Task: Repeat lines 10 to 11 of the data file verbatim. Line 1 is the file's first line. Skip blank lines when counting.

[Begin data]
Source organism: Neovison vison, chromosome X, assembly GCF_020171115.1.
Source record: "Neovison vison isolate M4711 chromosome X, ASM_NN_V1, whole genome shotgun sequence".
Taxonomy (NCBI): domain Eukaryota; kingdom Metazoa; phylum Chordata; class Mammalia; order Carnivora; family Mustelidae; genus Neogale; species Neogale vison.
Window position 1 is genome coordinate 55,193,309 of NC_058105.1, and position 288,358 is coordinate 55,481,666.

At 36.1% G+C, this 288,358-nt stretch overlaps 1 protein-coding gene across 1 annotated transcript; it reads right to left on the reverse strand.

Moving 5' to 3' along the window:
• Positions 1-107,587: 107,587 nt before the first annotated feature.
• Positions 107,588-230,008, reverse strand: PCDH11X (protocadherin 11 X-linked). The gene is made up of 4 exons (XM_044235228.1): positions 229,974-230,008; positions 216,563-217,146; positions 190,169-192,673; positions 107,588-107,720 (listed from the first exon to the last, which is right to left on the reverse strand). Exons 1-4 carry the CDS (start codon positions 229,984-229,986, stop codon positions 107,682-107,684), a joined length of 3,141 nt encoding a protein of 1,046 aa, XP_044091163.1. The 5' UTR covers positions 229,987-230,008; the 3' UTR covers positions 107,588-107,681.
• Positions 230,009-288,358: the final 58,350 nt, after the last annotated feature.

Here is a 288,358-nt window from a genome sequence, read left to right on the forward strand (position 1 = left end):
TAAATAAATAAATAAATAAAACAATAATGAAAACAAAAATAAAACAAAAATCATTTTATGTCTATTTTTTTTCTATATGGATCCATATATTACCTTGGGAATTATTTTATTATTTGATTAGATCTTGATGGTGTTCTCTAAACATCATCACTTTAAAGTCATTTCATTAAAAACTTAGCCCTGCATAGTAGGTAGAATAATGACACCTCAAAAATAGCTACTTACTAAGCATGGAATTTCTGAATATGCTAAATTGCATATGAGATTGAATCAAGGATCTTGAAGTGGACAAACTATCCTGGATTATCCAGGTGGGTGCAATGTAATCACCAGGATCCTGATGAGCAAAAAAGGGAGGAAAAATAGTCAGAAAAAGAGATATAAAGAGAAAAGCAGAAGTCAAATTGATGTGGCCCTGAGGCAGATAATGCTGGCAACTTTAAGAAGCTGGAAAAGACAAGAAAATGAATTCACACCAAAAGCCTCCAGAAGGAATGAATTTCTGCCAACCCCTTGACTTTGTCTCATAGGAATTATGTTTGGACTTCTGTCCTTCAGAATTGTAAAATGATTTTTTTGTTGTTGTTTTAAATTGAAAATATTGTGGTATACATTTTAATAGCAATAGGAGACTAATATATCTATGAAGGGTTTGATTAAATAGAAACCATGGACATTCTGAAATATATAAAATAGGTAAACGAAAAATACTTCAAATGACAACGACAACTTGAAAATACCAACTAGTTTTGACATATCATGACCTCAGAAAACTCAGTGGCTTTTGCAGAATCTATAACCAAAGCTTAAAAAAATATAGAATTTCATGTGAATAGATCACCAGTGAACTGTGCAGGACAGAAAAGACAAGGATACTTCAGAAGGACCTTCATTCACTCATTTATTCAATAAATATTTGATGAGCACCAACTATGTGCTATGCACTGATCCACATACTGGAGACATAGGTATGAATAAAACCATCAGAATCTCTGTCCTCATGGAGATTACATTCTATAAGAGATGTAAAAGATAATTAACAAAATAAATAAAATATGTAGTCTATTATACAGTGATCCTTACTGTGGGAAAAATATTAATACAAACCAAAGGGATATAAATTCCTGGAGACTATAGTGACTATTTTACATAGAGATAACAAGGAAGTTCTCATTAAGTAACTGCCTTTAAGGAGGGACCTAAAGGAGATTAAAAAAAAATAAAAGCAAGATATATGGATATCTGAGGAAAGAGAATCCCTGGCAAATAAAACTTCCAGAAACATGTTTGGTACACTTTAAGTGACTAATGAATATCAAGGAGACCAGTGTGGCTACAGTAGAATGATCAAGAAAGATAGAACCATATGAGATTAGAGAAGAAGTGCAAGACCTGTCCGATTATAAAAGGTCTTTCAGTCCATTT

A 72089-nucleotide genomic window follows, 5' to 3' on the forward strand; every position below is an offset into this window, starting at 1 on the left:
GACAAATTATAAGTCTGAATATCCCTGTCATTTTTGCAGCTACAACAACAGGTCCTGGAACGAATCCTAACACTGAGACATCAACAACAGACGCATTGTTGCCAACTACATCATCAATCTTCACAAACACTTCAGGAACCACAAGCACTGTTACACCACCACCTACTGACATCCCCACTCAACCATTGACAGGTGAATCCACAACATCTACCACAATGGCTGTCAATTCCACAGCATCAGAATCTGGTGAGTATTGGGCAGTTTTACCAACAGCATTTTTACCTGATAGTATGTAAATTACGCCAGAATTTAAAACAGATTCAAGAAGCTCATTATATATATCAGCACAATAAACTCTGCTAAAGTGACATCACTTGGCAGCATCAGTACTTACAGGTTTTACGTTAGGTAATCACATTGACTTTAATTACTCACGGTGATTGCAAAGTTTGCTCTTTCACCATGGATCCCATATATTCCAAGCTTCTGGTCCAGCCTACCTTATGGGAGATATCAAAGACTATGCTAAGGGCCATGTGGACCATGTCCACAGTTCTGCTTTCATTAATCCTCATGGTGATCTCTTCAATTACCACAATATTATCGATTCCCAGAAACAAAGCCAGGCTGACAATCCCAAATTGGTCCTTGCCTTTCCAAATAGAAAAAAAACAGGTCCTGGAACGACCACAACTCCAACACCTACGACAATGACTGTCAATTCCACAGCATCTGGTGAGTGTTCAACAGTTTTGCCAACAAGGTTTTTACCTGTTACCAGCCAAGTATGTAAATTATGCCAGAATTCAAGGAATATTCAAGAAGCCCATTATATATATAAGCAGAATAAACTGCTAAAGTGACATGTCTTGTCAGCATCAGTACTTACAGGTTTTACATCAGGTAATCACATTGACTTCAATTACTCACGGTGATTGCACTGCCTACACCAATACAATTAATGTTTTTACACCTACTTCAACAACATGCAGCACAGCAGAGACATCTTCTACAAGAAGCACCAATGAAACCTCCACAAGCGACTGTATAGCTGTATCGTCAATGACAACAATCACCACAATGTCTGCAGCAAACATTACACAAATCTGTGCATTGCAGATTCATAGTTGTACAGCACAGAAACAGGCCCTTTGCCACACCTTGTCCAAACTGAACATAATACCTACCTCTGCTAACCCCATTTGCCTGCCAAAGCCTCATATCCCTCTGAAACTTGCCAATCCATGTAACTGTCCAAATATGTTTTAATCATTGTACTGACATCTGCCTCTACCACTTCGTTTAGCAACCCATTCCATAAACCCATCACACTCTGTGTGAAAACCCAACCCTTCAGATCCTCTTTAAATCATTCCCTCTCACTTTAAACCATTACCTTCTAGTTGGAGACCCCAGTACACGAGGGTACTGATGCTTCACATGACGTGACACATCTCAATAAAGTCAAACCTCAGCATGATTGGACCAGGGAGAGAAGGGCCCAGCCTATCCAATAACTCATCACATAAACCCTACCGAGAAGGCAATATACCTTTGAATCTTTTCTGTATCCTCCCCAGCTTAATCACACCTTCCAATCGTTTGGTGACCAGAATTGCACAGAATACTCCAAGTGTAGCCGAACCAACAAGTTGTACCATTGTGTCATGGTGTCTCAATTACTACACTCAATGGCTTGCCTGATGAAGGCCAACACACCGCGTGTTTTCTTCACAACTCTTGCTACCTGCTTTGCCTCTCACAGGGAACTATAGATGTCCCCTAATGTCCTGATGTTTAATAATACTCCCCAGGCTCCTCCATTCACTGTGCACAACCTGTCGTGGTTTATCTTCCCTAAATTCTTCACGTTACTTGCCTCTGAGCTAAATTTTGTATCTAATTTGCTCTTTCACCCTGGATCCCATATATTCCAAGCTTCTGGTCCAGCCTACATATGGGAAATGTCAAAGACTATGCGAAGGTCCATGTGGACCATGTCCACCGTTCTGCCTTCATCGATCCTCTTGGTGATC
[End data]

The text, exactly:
Here is a 288,358-nt window from a genome sequence, read left to right on the forward strand (position 1 = left end):
TAAATAAATAAATAAATAAAACAATAATGAAAACAAAAATAAAACAAAAATCATTTTATGTCTATTTTTTTTCTATATGGATCCATATATTACCTTGGGAATTATTTTATTATTTGATTAGATCTTGATGGTGTTCTCTAAACATCATCACTTTAAAGTCATTTCATTAAAAACTTAGCCCTGCATAGTAGGTAGAATAATGACACCTCAAAAATAGCTACTTACTAAGCATGGAATTTCTGAATATGCTAAATTGCATATGAGATTGAATCAAGGATCTTGAAGTGGACAAACTATCCTGGATTATCCAGGTGGGTGCAATGTAATCACCAGGATCCTGATGAGCAAAAAAGGGAGGAAAAATAGTCAGAAAAAGAGATATAAAGAGAAAAGCAGAAGTCAAATTGATGTGGCCCTGAGGCAGATAATGCTGGCAACTTTAAGAAGCTGGAAAAGACAAGAAAATGAATTCACACCAAAAGCCTCCAGAAGGAATGAATTTCTGCCAACCCCTTGACTTTGTCTCATAGGAATTATGTTTGGACTTCTGTCCTTCAGAATTGTAAAATGATTTTTTTGTTGTTGTTTTAAATTGAAAATATTGTGGTATACATTTTAATAGCAATAGGAGACTAATATATCTATGAAGGGTTTGATTAAATAGAAACCATGGACATTCTGAAATATATAAAATAGGTAAACGAAAAATACTTCAAATGACAACGACAACTTGAAAATACCAACTAGTTTTGACATATCATGACCTCAGAAAACTCAGTGGCTTTTGCAGAATCTATAACCAAAGCTTAAAAAAATATAGAATTTCATGTGAATAGATCACCAGTGAACTGTGCAGGACAGAAAAGACAAGGATACTTCAGAAGGACCTTCATTCACTCATTTATTCAATAAATATTTGATGAGCACCAACTATGTGCTATGCACTGATCCACATACTGGAGACATAGGTATGAATAAAACCATCAGAATCTCTGTCCTCATGGAGATTACATTCTATAAGAGATGTAAAAGATAATTAACAAAATAAATAAAATATGTAGTCTATTATACAGTGATCCTTACTGTGGGAAAAATATTAATACAAACCAAAGGGATATAAATTCCTGGAGACTATAGTGACTATTTTACATAGAGATAACAAGGAAGTTCTCATTAAGTAACTGCCTTTAAGGAGGGACCTAAAGGAGATTAAAAAAAAATAAAAGCAAGATATATGGATATCTGAGGAAAGAGAATCCCTGGCAAATAAAACTTCCAGAAACATGTTTGGTACACTTTAAGTGACTAATGAATATCAAGGAGACCAGTGTGGCTACAGTAGAATGATCAAGAAAGATAGAACCATATGAGATTAGAGAAGAAGTGCAAGACCTGTCCGATTATAAAAGGTCTTTCAGTCCATTT